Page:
• Only logs may be used on the fire and these can be purchased and delivered under a private arrangement. Further details will be provided with your booking confirmation.
  • When Richard, our surveyor, visited Howthwaite in June 2021, he told us that "O2 works at 5 bars on 4G throughout the property, inside and out. Data transfer of images worked perfectly well, kept the younger members of our party happy, and probably the older ones too!" To check up-to-date mobile network coverage in the area, visit Due to the location and structure of many of our buildings, signal strength may differ to those indicated.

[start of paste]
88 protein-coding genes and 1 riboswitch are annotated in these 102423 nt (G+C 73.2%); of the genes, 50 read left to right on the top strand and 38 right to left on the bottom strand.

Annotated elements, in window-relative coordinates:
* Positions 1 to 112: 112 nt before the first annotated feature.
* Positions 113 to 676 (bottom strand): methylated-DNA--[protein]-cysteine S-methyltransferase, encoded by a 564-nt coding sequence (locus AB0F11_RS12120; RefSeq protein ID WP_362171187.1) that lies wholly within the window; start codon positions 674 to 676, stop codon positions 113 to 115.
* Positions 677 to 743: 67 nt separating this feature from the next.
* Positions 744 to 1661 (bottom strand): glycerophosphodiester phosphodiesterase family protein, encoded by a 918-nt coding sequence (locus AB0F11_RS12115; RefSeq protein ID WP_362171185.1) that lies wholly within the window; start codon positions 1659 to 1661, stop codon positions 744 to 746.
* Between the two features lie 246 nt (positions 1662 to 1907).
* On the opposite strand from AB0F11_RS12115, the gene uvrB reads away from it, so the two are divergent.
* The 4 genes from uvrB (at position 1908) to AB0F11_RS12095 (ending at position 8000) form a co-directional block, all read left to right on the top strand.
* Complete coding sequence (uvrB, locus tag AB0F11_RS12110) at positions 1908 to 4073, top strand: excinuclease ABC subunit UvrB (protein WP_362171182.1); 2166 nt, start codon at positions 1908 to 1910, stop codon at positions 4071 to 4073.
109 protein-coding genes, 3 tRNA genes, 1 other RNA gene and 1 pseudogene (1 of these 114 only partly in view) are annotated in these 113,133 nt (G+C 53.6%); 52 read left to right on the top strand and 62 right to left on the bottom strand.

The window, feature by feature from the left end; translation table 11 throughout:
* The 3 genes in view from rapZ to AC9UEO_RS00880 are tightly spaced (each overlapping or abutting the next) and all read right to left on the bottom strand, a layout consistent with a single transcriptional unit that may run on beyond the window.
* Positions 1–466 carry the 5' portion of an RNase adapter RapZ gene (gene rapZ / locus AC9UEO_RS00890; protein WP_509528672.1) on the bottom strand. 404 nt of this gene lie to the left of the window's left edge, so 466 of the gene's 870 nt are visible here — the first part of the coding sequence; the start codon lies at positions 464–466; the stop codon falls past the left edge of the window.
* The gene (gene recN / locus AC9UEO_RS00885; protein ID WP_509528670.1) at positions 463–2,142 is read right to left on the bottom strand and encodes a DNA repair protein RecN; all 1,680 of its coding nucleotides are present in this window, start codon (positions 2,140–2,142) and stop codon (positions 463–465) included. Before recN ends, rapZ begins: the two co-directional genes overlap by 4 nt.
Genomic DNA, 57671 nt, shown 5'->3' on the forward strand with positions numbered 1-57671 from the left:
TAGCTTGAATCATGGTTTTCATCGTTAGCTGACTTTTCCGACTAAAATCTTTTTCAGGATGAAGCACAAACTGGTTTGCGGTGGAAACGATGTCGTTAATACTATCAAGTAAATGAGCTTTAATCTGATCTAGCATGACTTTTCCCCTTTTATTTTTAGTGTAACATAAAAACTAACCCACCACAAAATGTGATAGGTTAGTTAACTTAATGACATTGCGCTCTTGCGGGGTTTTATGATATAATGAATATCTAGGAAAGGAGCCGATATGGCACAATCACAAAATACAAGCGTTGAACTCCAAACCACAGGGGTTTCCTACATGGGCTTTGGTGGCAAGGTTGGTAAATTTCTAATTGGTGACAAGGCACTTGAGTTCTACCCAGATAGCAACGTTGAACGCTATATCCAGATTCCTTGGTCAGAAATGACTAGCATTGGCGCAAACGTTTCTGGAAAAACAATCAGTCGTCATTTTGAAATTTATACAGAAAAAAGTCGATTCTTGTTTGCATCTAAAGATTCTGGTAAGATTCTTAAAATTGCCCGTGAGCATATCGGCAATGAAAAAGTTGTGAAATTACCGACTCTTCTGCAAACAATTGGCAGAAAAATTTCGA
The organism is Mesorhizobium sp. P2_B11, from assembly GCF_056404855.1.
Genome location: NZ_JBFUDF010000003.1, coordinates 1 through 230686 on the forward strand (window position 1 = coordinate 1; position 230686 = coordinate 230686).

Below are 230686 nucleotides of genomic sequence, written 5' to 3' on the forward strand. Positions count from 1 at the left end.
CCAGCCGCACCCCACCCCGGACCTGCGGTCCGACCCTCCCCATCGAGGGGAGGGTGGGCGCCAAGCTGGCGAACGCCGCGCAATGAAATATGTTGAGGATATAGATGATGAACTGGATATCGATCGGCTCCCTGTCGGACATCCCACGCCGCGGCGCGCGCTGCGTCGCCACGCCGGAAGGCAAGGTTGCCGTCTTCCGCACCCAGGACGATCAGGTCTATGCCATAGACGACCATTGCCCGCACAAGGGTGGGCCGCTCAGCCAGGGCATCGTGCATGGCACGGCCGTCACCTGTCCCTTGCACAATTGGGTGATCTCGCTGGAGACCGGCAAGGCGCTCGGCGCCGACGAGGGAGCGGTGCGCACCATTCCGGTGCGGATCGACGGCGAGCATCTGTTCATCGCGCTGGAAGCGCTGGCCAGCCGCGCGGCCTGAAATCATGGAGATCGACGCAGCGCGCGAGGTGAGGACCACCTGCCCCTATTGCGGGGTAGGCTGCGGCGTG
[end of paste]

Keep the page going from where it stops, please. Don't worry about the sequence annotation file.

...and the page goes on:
• The kitchen is fully equipped with all plates, cutlery, fridge etc. There is also a gas cooker, a dishwasher and a microwave.
  • There are three bathrooms, two with free-standing shower units and one with a bath.
  • The stairs are steep.
  • There is a large open garden. There are steps in the garden, some are steep and may become slippery in wet or icy weather.
  • No. At the moment, we have decided not to implement Wi-Fi in our buildings following a consultation with our customers. Many said that they would find it useful, but many also felt that it would somehow damage the experience of staying in a Landmark. As the responses were so split, and as we have so many other initiatives requiring funding, we have decided to put this on hold for the time being.
    Except at Llwyn Celyn Bunk House where a password is available in the property when you arrive.
Booking and Payment